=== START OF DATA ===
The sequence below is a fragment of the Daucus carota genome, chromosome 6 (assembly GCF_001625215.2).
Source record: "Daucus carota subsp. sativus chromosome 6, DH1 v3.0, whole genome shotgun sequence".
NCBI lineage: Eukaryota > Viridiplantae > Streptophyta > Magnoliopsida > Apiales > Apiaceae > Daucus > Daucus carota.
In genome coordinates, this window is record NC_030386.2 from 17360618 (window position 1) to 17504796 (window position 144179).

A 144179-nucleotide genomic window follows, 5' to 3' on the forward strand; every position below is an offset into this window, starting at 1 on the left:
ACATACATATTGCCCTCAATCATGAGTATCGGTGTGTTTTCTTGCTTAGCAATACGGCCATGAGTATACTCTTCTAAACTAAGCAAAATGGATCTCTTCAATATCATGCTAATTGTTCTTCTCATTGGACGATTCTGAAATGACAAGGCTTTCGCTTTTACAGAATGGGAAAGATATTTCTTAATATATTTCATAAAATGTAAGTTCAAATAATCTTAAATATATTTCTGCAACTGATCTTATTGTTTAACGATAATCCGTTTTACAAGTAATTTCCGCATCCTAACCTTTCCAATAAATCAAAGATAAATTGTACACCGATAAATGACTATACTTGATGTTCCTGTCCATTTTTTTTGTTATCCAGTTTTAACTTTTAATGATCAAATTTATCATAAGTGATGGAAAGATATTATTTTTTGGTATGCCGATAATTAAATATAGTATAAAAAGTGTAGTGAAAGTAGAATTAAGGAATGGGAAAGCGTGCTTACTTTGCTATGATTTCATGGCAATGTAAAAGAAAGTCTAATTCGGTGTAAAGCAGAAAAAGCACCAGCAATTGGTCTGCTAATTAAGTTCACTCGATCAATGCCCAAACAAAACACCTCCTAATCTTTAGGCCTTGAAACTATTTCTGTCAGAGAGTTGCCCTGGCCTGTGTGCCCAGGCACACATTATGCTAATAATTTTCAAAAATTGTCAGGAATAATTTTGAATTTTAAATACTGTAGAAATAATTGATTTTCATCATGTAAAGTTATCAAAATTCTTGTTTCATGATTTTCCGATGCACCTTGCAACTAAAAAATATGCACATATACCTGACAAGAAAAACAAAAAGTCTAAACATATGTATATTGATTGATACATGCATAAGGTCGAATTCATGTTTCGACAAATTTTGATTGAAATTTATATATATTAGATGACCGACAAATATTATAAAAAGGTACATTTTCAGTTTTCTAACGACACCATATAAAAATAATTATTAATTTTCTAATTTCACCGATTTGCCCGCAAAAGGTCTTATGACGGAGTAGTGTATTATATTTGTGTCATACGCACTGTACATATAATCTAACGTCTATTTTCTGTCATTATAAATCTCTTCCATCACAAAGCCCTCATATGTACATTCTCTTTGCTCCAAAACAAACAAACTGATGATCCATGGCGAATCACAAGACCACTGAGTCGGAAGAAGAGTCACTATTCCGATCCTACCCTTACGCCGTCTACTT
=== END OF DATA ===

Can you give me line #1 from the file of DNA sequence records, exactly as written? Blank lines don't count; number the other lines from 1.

The sequence below is a fragment of the Daucus carota genome, chromosome 6 (assembly GCF_001625215.2).